NWO-multiple project for Prof. Harry Fokkens
The Netherlands Organisation of Scientific Research has honored the application of Prof. Harry Fokkens for the research project entitled "Farmers of the coast, coastal farming communities on the southern North Sea coast, 2000-800 BC ".
The proposed project focuses on the extensively excavated but poorly published archaeological sites of West-Frisia as case studies of coastal farming communities. The research will deliver a coherent image of coastal populations of the Bronze Age in West-Frisia.
Due to excellent conditions of preservation, the North Sea coast has a fantastic record of Mesolithic, Neolithic and Bronze Age settlement sites. Mesolithic and Neolithic coastal wetland communities are well studied, but a coherent image of coastal populations of the Bronze Age is strikingly absent. This absence is the more remarkable given the richness of the record for this period: from the archaeological evidence it is clear that between 2000 and 800 BC the wetlands along the North Sea coast were densely inhabited by fully farming communities. These wetlands may not have been unlike those of the Low Countries today: very well suited for arable farming and stock raising and central in trade and communication networks, both with the uplands as well as overseas.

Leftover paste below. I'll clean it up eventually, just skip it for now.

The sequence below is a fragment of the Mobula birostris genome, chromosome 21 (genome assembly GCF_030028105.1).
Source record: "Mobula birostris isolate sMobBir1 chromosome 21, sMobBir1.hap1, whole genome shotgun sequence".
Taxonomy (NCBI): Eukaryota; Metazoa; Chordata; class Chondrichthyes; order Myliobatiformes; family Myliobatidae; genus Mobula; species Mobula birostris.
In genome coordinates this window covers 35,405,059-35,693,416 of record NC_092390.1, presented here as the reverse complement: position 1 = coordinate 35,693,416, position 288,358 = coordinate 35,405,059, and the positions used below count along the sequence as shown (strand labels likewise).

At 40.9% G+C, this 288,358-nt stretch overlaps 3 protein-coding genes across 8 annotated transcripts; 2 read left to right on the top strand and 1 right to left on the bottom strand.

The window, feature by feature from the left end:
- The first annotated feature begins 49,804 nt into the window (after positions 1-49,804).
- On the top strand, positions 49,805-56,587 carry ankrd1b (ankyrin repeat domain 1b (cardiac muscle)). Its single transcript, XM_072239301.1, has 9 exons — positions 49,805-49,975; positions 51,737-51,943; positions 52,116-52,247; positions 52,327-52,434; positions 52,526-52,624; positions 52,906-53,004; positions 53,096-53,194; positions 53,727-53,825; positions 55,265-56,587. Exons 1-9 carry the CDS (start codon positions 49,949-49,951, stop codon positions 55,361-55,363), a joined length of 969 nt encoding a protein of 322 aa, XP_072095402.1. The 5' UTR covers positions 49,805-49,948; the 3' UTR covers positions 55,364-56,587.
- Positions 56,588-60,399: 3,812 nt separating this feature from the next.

The proposed project revolves around the hypothesis that Bronze Age coastal communities were thriving farming communities with their own cultural identity and with a central position in communication networks. There is hardly any region better suited for studying prehistoric communities on the North Sea coast than the Netherlands. Not only was its location central in a traffic-geographical sense, but also the Netherlands boasts one of the best preserved Bronze Age landscapes in north-western Europe: the fossil landscapes of West Frisia.